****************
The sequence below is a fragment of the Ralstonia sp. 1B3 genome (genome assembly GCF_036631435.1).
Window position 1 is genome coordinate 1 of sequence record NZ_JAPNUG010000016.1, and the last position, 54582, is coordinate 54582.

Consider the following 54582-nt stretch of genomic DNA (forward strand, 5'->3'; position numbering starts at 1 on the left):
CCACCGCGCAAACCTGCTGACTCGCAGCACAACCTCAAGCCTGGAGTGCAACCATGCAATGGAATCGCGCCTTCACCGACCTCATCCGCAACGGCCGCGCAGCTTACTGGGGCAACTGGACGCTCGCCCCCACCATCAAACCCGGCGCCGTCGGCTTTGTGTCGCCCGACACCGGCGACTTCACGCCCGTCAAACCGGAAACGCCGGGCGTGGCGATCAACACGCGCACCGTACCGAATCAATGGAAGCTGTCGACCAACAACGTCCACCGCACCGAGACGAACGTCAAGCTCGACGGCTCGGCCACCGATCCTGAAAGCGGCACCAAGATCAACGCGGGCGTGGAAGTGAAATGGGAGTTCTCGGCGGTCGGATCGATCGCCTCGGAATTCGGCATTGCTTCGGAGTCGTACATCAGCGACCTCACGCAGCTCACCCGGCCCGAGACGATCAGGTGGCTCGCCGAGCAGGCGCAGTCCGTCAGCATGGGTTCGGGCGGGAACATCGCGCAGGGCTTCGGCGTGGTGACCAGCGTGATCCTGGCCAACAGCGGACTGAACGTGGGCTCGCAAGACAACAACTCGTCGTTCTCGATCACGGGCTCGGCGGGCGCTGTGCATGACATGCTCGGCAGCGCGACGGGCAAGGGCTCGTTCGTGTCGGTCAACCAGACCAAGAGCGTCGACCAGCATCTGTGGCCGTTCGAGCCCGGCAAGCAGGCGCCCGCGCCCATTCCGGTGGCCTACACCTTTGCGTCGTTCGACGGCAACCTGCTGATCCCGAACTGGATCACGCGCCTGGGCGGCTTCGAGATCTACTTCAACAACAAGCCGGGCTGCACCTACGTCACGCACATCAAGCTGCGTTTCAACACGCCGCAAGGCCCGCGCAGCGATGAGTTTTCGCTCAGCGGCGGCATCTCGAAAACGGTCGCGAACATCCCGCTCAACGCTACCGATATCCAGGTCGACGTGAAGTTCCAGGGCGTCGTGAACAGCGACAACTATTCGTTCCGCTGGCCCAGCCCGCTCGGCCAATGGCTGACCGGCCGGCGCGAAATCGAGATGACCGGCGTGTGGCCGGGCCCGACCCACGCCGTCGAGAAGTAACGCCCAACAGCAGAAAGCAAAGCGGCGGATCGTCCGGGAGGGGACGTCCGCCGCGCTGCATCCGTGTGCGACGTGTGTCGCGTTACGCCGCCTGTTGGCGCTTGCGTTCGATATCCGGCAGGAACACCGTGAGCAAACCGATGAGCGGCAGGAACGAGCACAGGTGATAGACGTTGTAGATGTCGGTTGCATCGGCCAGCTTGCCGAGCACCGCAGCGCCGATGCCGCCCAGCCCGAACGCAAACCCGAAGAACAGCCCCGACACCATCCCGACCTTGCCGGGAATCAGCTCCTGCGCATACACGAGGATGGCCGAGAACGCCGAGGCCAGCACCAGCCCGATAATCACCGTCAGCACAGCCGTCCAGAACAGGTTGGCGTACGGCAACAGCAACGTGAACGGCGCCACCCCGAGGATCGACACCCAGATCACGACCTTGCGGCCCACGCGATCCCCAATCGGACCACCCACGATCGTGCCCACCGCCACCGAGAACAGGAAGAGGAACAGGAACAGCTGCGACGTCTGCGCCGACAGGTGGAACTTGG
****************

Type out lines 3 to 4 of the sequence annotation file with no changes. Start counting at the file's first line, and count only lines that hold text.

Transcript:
Consider the following 54582-nt stretch of genomic DNA (forward strand, 5'->3'; position numbering starts at 1 on the left):
CCACCGCGCAAACCTGCTGACTCGCAGCACAACCTCAAGCCTGGAGTGCAACCATGCAATGGAATCGCGCCTTCACCGACCTCATCCGCAACGGCCGCGCAGCTTACTGGGGCAACTGGACGCTCGCCCCCACCATCAAACCCGGCGCCGTCGGCTTTGTGTCGCCCGACACCGGCGACTTCACGCCCGTCAAACCGGAAACGCCGGGCGTGGCGATCAACACGCGCACCGTACCGAATCAATGGAAGCTGTCGACCAACAACGTCCACCGCACCGAGACGAACGTCAAGCTCGACGGCTCGGCCACCGATCCTGAAAGCGGCACCAAGATCAACGCGGGCGTGGAAGTGAAATGGGAGTTCTCGGCGGTCGGATCGATCGCCTCGGAATTCGGCATTGCTTCGGAGTCGTACATCAGCGACCTCACGCAGCTCACCCGGCCCGAGACGATCAGGTGGCTCGCCGAGCAGGCGCAGTCCGTCAGCATGGGTTCGGGCGGGAACATCGCGCAGGGCTTCGGCGTGGTGACCAGCGTGATCCTGGCCAACAGCGGACTGAACGTGGGCTCGCAAGACAACAACTCGTCGTTCTCGATCACGGGCTCGGCGGGCGCTGTGCATGACATGCTCGGCAGCGCGACGGGCAAGGGCTCGTTCGTGTCGGTCAACCAGACCAAGAGCGTCGACCAGCATCTGTGGCCGTTCGAGCCCGGCAAGCAGGCGCCCGCGCCCATTCCGGTGGCCTACACCTTTGCGTCGTTCGACGGCAACCTGCTGATCCCGAACTGGATCACGCGCCTGGGCGGCTTCGAGATCTACTTCAACAACAAGCCGGGCTGCACCTACGTCACGCACATCAAGCTGCGTTTCAACACGCCGCAAGGCCCGCGCAGCGATGAGTTTTCGCTCAGCGGCGGCATCTCGAAAACGGTCGCGAACATCCCGCTCAACGCTACCGATATCCAGGTCGACGTGAAGTTCCAGGGCGTCGTGAACAGCGACAACTATTCGTTCCGCTGGCCCAGCCCGCTCGGCCAATGGCTGACCGGCCGGCGCGAAATCGAGATGACCGGCGTGTGGCCGGGCCCGACCCACGCCGTCGAGAAGTAACGCCCAACAGCAGAAAGCAAAGCGGCGGATCGTCCGGGAGGGGACGTCCGCCGCGCTGCATCCGTGTGCGACGTGTGTCGCGTTACGCCGCCTGTTGGCGCTTGCGTTCGATATCCGGCAGGAACACCGTGAGCAAACCGATGAGCGGCAGGAACGAGCACAGGTGATAGACGTTGTAGATGTCGGTTGCATCGGCCAGCTTGCCGAGCACCGCAGCGCCGATGCCGCCCAGCCCGAACGCAAACCCGAAGAACAGCCCCGACACCATCCCGACCTTGCCGGGAATCAGCTCCTGCGCATACACGAGGATGGCCGAGAACGCCGAGGCCAGCACCAGCCCGATAATCACCGTCAGCACAGCCGTCCAGAACAGGTTGGCGTACGGCAACAGCAACGTGAACGGCGCCACCCCGAGGATCGACACCCAGATCACGACCTTGCGGCCCACGCGATCCCCAATCGGACCACCCACGATCGTGCCCACCGCCACCGAGAACAGGAAGAGGAACAGGAACAGCTGCGACGTCTGCGCCGACAGGTGGAACTTGG